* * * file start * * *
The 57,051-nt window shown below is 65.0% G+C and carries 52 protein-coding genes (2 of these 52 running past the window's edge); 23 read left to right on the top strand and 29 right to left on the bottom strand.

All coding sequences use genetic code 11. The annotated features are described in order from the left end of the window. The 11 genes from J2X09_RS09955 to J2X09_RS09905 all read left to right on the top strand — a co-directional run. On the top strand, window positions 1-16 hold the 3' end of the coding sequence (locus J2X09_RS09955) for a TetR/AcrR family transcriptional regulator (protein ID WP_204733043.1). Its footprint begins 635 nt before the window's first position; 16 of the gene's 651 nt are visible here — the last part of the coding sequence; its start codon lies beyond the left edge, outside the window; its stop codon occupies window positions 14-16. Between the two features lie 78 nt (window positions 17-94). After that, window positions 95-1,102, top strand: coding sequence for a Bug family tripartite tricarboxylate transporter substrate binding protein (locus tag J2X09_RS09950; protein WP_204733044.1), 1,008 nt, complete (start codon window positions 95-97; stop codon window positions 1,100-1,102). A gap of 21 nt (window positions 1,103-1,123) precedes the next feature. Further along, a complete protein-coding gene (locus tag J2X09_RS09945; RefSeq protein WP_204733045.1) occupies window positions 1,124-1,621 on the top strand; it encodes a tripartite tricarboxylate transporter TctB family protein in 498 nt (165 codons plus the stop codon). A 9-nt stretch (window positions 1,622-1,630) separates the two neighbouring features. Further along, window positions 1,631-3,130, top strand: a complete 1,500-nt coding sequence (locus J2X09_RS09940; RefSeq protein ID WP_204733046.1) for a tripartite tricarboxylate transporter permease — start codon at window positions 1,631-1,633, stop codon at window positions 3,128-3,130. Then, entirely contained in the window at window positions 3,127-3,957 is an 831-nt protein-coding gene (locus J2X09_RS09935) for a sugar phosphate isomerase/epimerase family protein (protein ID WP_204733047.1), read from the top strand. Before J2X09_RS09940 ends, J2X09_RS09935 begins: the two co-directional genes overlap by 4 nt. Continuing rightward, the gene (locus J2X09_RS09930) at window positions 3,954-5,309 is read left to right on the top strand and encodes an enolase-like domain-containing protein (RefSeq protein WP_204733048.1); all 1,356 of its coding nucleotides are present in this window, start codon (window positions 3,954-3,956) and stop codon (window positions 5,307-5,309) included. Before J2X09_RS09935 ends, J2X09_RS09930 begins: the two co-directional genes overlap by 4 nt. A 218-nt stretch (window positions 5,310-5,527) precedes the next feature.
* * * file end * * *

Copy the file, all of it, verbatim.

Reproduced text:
The 57,051-nt window shown below is 65.0% G+C and carries 52 protein-coding genes (2 of these 52 running past the window's edge); 23 read left to right on the top strand and 29 right to left on the bottom strand.

All coding sequences use genetic code 11. The annotated features are described in order from the left end of the window. The 11 genes from J2X09_RS09955 to J2X09_RS09905 all read left to right on the top strand — a co-directional run. On the top strand, window positions 1-16 hold the 3' end of the coding sequence (locus J2X09_RS09955) for a TetR/AcrR family transcriptional regulator (protein ID WP_204733043.1). Its footprint begins 635 nt before the window's first position; 16 of the gene's 651 nt are visible here — the last part of the coding sequence; its start codon lies beyond the left edge, outside the window; its stop codon occupies window positions 14-16. Between the two features lie 78 nt (window positions 17-94). After that, window positions 95-1,102, top strand: coding sequence for a Bug family tripartite tricarboxylate transporter substrate binding protein (locus tag J2X09_RS09950; protein WP_204733044.1), 1,008 nt, complete (start codon window positions 95-97; stop codon window positions 1,100-1,102). A gap of 21 nt (window positions 1,103-1,123) precedes the next feature. Further along, a complete protein-coding gene (locus tag J2X09_RS09945; RefSeq protein WP_204733045.1) occupies window positions 1,124-1,621 on the top strand; it encodes a tripartite tricarboxylate transporter TctB family protein in 498 nt (165 codons plus the stop codon). A 9-nt stretch (window positions 1,622-1,630) separates the two neighbouring features. Further along, window positions 1,631-3,130, top strand: a complete 1,500-nt coding sequence (locus J2X09_RS09940; RefSeq protein ID WP_204733046.1) for a tripartite tricarboxylate transporter permease — start codon at window positions 1,631-1,633, stop codon at window positions 3,128-3,130. Then, entirely contained in the window at window positions 3,127-3,957 is an 831-nt protein-coding gene (locus J2X09_RS09935) for a sugar phosphate isomerase/epimerase family protein (protein ID WP_204733047.1), read from the top strand. Before J2X09_RS09940 ends, J2X09_RS09935 begins: the two co-directional genes overlap by 4 nt. Continuing rightward, the gene (locus J2X09_RS09930) at window positions 3,954-5,309 is read left to right on the top strand and encodes an enolase-like domain-containing protein (RefSeq protein WP_204733048.1); all 1,356 of its coding nucleotides are present in this window, start codon (window positions 3,954-3,956) and stop codon (window positions 5,307-5,309) included. Before J2X09_RS09935 ends, J2X09_RS09930 begins: the two co-directional genes overlap by 4 nt. A 218-nt stretch (window positions 5,310-5,527) precedes the next feature.